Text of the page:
Unformatted text preview: Arts 228 (May 2003), p. 41.
Since Sierr a moved to Mexico in 1996, t he major it y of his act ions have t aken place in Lat in
Amer ica, and the “realism” of their outcome is usually a savage indictment of globalizat ion—but this is not
always the case. In Elevat ion of Six Benches (2001) at the Kunsthalle in Munich, Sierra paid worker s to hold
up all the leather benches in the museum galler ies for set per iods of t ime. The project was a compromise,
since the Kunsthalle would not let Sierra tear out a wall of their new Herzog & de Meuron galler y for worker s to hold up, but Sierra st ill considered the outcome to be successful “since it reﬂected the realit y of
labor relat ions in Munich. Munich is a clean and prosperous cit y, and consequent ly the only people we
could ﬁnd to perform the t ask at hand were unemployed actor s and bodybuilder s who wanted to show off
their physical prowess” (Sierra, “A Thousand Words,” Artforum [October 2002], p. 131). Antagonism and Relational Aesthetics 71 Santiago Sierra. Left: 250 cm Line Tatooed on Six Paid People.
Espacio Aglutinador, Havana, December 1999. Right: Worker s Who
Cannot Be Paid, Remunerated to Remain Inside Cardboard Boxes.
Kunst-Werke Berlin, September 2000. Courtesy Lisson Galler y and the artist. Interpret ing Sierra’s pract ice in this way runs counter to dominant readings
of his work, which present it as a nihilist ic reﬂect ion on Marx’s t heor y of t he
exchange value of labor. (Marx argued that the worker’s labor t ime is worth less to
t he capit alist t han it s subsequent exchange v alue in t he form of a commodit y
produced by this labor.) The t asks that Sierra requires of his collaborator s— which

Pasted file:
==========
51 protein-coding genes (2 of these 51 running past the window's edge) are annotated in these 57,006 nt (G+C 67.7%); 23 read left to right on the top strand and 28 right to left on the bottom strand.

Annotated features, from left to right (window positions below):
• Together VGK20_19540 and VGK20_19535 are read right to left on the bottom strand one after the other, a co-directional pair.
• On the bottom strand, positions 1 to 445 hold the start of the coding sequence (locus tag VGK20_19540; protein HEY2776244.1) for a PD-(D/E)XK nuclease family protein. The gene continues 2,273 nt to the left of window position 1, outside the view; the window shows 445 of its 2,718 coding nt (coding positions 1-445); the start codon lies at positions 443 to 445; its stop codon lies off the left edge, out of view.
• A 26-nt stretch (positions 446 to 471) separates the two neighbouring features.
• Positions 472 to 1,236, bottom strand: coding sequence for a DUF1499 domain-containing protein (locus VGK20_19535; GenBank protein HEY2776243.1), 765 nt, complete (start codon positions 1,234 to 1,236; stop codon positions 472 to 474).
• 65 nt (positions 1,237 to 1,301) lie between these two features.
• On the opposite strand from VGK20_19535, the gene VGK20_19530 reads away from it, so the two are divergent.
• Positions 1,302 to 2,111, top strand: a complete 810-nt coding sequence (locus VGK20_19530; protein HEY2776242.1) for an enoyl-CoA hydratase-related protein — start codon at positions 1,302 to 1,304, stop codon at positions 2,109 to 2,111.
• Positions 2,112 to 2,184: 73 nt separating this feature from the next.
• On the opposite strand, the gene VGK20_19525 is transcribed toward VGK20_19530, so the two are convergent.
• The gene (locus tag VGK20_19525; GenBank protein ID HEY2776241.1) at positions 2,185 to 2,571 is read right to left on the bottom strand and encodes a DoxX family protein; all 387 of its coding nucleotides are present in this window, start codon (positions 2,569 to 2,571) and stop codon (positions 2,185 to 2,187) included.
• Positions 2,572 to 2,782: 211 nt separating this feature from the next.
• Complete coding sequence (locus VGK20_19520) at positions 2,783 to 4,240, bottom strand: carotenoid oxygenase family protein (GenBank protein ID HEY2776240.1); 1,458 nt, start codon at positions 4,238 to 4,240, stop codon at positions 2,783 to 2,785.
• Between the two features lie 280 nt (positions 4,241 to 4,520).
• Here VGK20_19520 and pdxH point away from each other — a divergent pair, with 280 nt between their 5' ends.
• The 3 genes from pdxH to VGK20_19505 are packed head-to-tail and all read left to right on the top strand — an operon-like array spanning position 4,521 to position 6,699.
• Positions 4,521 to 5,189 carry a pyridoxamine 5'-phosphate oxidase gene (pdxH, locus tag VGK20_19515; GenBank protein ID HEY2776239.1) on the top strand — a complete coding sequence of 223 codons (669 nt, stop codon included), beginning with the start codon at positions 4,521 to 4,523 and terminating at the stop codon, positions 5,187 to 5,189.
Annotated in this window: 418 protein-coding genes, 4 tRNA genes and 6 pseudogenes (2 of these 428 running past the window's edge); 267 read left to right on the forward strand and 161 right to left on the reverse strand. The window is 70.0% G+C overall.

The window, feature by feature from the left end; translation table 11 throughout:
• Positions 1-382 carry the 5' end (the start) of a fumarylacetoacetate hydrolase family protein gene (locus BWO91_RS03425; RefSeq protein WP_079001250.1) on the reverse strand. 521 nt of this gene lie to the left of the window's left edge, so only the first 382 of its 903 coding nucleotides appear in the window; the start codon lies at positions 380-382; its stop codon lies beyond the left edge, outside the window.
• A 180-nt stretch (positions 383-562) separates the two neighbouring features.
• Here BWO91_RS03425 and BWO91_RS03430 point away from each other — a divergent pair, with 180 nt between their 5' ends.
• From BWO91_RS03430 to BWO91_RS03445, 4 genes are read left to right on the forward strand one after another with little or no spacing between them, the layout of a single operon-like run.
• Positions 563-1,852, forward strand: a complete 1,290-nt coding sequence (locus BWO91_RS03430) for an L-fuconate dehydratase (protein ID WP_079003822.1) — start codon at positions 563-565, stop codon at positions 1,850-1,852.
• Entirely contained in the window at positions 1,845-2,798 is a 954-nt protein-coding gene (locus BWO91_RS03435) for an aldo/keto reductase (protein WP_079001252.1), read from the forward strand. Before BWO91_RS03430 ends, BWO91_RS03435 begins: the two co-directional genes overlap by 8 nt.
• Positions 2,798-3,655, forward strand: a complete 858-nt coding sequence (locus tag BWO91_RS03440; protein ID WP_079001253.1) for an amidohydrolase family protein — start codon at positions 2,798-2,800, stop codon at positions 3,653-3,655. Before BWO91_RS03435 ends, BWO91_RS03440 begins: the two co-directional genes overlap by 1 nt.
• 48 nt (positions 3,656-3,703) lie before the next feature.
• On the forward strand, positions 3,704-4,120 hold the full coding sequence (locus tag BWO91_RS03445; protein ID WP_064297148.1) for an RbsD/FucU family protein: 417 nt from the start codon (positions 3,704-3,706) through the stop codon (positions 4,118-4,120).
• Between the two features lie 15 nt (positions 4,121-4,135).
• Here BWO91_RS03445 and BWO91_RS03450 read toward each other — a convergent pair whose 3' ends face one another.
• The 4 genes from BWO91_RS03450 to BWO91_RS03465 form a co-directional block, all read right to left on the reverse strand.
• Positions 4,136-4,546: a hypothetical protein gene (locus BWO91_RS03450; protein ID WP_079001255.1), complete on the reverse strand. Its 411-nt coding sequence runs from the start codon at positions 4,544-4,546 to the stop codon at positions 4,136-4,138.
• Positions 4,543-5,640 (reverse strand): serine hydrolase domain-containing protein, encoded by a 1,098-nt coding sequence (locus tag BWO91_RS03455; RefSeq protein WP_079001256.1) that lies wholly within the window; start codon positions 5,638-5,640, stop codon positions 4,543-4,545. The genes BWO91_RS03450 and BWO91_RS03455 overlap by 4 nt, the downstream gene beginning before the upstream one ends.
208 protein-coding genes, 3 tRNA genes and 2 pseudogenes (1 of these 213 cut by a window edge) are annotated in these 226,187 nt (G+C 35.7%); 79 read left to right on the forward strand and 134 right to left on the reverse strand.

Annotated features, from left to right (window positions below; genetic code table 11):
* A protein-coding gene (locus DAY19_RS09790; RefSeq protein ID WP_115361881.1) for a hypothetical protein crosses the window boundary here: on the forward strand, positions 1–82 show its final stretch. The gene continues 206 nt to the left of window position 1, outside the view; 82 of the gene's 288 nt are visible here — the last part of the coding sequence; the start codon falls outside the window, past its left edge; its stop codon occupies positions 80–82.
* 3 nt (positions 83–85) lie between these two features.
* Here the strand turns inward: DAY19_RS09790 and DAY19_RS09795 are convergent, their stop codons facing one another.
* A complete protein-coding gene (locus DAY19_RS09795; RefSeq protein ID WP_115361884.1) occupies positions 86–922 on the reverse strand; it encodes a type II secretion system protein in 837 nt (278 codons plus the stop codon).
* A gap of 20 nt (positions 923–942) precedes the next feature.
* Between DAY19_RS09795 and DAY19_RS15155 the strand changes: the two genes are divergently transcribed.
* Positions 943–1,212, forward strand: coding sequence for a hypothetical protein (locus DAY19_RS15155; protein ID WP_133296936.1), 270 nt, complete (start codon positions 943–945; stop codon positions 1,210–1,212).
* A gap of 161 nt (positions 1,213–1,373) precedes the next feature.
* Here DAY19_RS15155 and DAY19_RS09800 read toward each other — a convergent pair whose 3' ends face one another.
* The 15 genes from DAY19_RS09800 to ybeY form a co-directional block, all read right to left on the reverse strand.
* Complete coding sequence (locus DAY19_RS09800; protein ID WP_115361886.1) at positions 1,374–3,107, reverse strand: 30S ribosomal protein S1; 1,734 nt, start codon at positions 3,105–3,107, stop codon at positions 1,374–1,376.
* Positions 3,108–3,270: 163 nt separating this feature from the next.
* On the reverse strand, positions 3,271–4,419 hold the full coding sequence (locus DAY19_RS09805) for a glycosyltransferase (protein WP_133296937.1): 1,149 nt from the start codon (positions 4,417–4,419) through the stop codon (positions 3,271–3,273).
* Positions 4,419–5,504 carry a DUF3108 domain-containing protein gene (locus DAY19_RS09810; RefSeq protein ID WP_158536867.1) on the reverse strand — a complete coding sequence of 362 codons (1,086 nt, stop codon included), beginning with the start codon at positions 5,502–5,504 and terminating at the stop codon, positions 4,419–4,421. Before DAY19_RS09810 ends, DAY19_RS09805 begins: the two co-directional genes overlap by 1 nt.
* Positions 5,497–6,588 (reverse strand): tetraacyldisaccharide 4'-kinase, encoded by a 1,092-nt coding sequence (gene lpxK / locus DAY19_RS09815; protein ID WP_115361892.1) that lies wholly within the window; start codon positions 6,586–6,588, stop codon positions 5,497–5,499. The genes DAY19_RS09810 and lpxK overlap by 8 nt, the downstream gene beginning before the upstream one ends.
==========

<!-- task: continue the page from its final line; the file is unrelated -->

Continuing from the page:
are inv ar iably useless, physically demanding, and on occasion leave permanent
scar s— are seen as ampliﬁcat ions of t he st atus quo in order to expose it s ready
abuse of those who will do even the most humiliat ing or point less job in return for
money. Because Sierra receives payment for his act ions—as an art ist—and is the
ﬁr st to admit t he cont r adict ions of his situat ion, his det r actor s argue t hat he is
st at ing the pessimist ic obvious: capit alism exploit s. Moreover, this is a system from
which nobody is exempt . Sierra pays other s to do work for which he get s paid, and
in turn he is exploited by galler ies, dealer s, and collector s. Sierra himself does litt le
to contradict this view when he opines,
I can’t change anything. There is no possibilit y that we can change anything with our art ist ic work. We do our work because we are making
art , and because we believe art should be somet hing, somet hing t hat
follows realit y. But I don’t believe in the possibilit y of change.55
Sierra’s apparent complicit y with the st atus quo does raise the quest ion of how his
work differ s from that of Tiravanija. It is worth bear ing in mind that , since the
1970s, older av ant- garde rhetor ics of opposit ion and t ransformat ion have been
frequent ly replaced by strategies of complicit y; what matter s is not the complicit y,
but how we receive it . If Tirav anija’s work is exper ienced in a major key, t hen
Sierra’s is most deﬁnitely minor. What follows is an attempt to read t he latter...
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This document was uploaded on 02/20/2014 for the course PHILOSOPHY 244 at University of Tennessee.
- Spring '09